Skip to main content

Coronavirus woes could cut the supply of TVs, iPhones, cars, and more

The coronavirus has effectively shut down public movement in wide parts of China, killed at least 1,873 people, and infected more than 45,000. It has also put the world’s iPhone supply and online retailers like behemoth Alibaba at risk as chip and hardware manufacturing and supply chains have taken a hit and over 150 million Chinese remain under lockdown. 

According to market research company Trendforce’s latest report, released Monday, February 17, coronavirus could lead cause a huge drop in the overall supply of tech products around the world. The company predicted that about 16% fewer smartwatches will ship from China, along with 10% fewer smartphones, 12% fewer notebooks, 5% fewer TVs and 8% fewer cars. 

Trendforce predicts that companies that stockpiled ahead of the Lunar New Year should be able to operate normally if customs can be cleared in a timely manner. It also noted products like flash memory cards and lithium ion batteries will be largely unaffected since the materials used and the regions where manufacturing are concentrated are not as badly affected by lockdowns as other areas.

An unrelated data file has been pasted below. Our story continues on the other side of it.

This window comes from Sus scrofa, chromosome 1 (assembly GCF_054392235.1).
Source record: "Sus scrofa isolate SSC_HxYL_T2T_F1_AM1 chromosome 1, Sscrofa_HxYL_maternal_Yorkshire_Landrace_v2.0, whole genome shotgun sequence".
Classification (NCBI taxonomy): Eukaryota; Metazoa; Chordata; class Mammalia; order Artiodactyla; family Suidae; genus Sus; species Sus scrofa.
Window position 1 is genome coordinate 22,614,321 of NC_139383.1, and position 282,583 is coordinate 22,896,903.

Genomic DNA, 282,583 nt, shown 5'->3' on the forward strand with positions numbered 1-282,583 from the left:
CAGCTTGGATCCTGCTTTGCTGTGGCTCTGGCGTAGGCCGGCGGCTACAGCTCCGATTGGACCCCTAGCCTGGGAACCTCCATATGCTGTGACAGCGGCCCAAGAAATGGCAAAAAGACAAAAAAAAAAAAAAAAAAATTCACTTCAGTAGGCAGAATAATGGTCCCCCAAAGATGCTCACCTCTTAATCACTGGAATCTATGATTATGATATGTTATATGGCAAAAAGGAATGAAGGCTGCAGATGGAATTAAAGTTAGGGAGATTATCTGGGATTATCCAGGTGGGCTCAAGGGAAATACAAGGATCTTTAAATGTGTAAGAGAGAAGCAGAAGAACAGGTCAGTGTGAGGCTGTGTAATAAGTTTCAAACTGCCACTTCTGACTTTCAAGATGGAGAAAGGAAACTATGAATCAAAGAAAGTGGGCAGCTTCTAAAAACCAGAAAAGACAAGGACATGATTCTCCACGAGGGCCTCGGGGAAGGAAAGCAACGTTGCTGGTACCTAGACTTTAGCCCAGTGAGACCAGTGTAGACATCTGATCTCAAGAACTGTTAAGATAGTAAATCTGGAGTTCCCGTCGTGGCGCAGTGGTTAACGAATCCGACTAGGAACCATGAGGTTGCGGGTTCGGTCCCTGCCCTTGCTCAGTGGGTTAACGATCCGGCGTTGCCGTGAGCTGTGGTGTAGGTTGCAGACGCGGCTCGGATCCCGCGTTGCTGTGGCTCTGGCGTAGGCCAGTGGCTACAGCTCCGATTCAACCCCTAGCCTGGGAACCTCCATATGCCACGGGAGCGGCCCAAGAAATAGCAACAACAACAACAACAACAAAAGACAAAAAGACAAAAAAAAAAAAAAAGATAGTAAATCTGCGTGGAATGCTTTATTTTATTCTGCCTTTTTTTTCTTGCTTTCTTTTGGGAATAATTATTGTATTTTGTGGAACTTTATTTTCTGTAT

Coupled with the Lunar New Year shutdown, the threat of the virus has caused Apple to issue a statement about labor shortages at one plant: “While our iPhone manufacturing partner sites are located outside the Hubei province — and while all of these facilities have reopened — they are ramping up more slowly than we had anticipated. The health and well-being of every person who helps make these products possible is our paramount priority … These iPhone supply shortages will temporarily affect revenues worldwide.”

Man in Wuhan wearing a mask amid coronavirus outbreak
A man wears a protective mask as he stands under the Yangtze River Bridge on February 11, 2020 in Wuhan, Hubei province, China. Getty Images

Alibaba is responsible for two-thirds of all online commerce in China and CEO Michael Zhang said in a statement the precautionary measures taken to prevent person-to-person spread of the disease “may potentially affect the global economy.

While it may make sense that online retailers could benefit from a public that is scared to travel to brick and mortar establishments, it’s the inventory of those online retailers, like Alibaba, that is at risk, Diginomica reported.  

Auto manufacturers like Jaguar Land Rover may have to cut production in two weeks after limited numbers of parts have had to be flown in to support production.

Looking at it from the buyer’s perspective, if you want to buy a new laptop or LCD television, it might be best to wait for when the threat of the virus dissipates so that demand does not greatly outpace supply. 

Editors' Recommendations